At 54 years young Swedish born Norwegian Tomas Wrede has an enviable list of bike builds under his belt. He confesses he’s “always been interested in taking care of bikes that others have given up on” and his passion isn’t limited by marque or model. The impressive list of machines he’s resurrected includes the likes of 100cc mopeds, a Yamaha RD350, a Suzuki GT550, BSA A10 and a Kawasaki GPZ1000RX – to name just a few.
Thanks to an OCD level of attention to detail and an earnest commitment to improving performance, Tomas’ work has also earned him some time in the spotlight. A Suzuki RGV250 Dantin rebuild won him a people’s choice award and a feature in the venerable Performance Bikes magazine. Tomas’ latest work is no less impressive and has once again grabbed the attention of a custom motorcycle publication… namely this one.
During the build of this 1997 Triumph Sprint 900 cafe racer, Tomas pulled out all the stops. With each carefully considered modification, he strived to improve upon Triumph’s design and it’s plain to see his hard work has paid off.
“My biggest challenge with this Triumph was the long wheelbase,” says Tomas. “It’s a sport touring bike with a big gap between the front wheel and the engine. Which makes it a bit of a chopper look alike.” As anyone visiting this site will know, stretched out proportions does not maketh a cafe racer. So before he could address anything else, Tomas had to tighten things up.
His solution was a rather clever one. Instead of resorting to serious front end geometry adjustment and risking associated handling issues, Tomas opted for a series of minor suspension tweaks and part swaps to improve things.
The work began with the suspension adjustments. By installing Triumph Sprint ST stanchions and Ohlins linear springs into the OEM forks he lowered the front end and gained preload adjustment. A Trident 900 top yoke was added for a cleaner finish and a custom mounted carbon steering damper halts any unwanted wobbles. To keep things nice and level Tomas has installed a pair of fully adjustable YSS shocks in the rear. Wrapping up the new arrangement is a Thunderbird 900 swingarm and linkages which prevented any issues with chain offsets.
Next he swapped the stock exhaust for a custom system featuring larger downpipes. These are joined by a curved Ducati 848 radiator and a set of frame shrouds fabricated from aluminium. These all aid in closing the front end gap and achieving tighter visual proportions.
With the Triumph Sprint 900 engine, Tomas wasn’t going to settle for stock. So internally the 885cc triple has undergone some light porting to free things up. Dynojet components manage the fuel-air ratios and the engine inhales via a custom made carbon fibre airbox and Pipercross performance filter. The new exhaust system is custom too and comes courtesy of Italian workshop Mr Martini. Knowing of his extensive experience with Triumph triples, Tomas contacted Nicola Martini who put together a full stainless system using ZARD exhaust components. All new seals, a timing chain, valve adjustments and a lick of fresh black paint were also added to get the triple looking and performing better than ever before.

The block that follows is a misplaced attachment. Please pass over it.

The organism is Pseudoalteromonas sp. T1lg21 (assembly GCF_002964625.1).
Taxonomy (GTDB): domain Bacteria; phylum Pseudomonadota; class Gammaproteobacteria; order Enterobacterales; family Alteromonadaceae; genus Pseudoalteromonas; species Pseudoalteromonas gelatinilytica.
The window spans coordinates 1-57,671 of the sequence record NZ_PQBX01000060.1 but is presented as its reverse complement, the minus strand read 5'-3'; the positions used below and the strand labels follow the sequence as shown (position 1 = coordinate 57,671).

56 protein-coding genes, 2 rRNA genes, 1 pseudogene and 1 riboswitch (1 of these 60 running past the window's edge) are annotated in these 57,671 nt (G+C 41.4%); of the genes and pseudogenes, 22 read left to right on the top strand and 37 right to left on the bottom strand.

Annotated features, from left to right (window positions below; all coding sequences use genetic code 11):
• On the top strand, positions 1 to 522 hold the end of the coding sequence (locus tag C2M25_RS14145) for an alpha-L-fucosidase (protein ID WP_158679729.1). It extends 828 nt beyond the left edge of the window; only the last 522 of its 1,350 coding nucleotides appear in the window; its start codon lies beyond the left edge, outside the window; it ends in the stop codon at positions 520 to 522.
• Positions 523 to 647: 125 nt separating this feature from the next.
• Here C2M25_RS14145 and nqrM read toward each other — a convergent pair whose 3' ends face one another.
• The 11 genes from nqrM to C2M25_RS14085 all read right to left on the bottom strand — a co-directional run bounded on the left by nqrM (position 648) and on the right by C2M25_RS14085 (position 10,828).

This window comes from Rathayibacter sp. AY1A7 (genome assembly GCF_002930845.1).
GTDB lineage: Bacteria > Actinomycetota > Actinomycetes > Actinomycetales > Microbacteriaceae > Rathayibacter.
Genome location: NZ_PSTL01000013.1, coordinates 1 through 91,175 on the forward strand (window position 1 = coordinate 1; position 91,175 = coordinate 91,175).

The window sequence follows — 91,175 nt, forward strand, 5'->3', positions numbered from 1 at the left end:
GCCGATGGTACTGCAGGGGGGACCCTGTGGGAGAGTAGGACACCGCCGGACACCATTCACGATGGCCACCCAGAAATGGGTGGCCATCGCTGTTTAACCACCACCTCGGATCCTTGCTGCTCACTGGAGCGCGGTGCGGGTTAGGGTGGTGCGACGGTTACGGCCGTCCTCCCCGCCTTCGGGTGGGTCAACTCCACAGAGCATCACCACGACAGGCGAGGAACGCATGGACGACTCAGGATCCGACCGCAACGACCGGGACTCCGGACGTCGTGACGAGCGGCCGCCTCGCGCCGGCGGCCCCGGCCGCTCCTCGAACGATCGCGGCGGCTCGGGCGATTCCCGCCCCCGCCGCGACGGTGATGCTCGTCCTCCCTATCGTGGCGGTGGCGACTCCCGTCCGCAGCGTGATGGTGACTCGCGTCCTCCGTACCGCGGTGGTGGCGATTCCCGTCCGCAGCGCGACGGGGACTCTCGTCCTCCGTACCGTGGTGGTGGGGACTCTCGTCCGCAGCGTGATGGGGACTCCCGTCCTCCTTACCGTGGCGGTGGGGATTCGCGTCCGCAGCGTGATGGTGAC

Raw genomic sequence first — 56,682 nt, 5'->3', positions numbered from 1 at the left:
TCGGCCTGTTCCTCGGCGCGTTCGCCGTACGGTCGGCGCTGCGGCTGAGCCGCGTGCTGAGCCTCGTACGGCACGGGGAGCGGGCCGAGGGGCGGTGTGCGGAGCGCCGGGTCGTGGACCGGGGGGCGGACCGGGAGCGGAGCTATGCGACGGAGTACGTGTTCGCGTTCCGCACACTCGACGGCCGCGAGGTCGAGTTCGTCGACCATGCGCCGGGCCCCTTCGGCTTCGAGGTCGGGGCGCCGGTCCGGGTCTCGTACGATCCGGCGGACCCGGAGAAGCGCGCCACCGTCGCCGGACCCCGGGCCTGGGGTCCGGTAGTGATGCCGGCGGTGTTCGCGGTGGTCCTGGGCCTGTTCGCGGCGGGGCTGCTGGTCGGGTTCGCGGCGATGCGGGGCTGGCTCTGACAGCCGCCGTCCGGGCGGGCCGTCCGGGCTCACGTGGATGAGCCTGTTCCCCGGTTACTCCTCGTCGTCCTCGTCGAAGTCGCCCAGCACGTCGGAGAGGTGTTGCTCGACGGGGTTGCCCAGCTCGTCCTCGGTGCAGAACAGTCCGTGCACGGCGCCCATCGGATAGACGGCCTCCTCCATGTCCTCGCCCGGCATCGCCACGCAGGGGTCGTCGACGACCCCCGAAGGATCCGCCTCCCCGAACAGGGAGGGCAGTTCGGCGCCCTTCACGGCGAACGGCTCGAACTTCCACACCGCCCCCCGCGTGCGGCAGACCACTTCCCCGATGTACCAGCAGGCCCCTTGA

Rounding out the performance improvements is a custom brake setup. Tomas has fitted the OEM front wheel with twin floating discs and Tokico 6 pot callipers from a Kawasaki ZX9R for ample stopping power.
Transforming Hinckley’s sport tourer into a cafe racer was another challenging task Tomas took in his stride. This time he looked to the United Kingdom for a solution. Ian and Tracey Saxcoburg at CRK (Cafe Racer Kits) hooked him up with a T300 subframe kit, a modified version (smoothed bottom edge) of their T300 14.5 L fuel tank, a pair of Roadster side panels and an aluminium CRK rear mudguard.
Once the new subframe was welded in place he rerouted the electrics to house everything except the battery under the seat. Once again, with performance at the front of his mind, Tomas mounted the battery in a custom made box behind the rear shock where it aids in lowering his Sprint’s centre of gravity. He then covered the subframe with a modified Norton Dominator tail unit and added a 52mm gauge to the tank that displays the engine operating temp and voltage. Sitting over the front wheel is an MV Agusta F3 fender held in place by custom brackets.
A spattering of aftermarket components complete Tomas’ Triumph Sprint 900 cafe conversion. Up front you’ll find a homologated LED 7″ headlight. The turn signals are all LED too, as is the tiny brake light tucked into the tail. Kawasaki ZX6R rear sets and Vortex clip-on bars complete the revised riding position. There’s a single Koso gauge poised over the headlamp and bar-end mirrors for a touch of classic cafe style. As for the tidy license plate mount, it’s a custom design too, made from 6mm stainless.
One downside of being as meticulous as Tomas is that some decisions can take quite some time to settle. “I had planned to paint a black base colour with some stripes,” he recalls. “But, after 20 different designs on my computer, I chose white with Ducati red and dark grey lines and logos.” This decision led to the bodywork being the focal point of the build which is certainly not a bad thing.
As for the bike’s performance, Tomas tells us this Triumph Sprint is lighter handling and cooler sounding than the stock bike. We’d also like to bet it’s a hell of a lot more fun to ride too!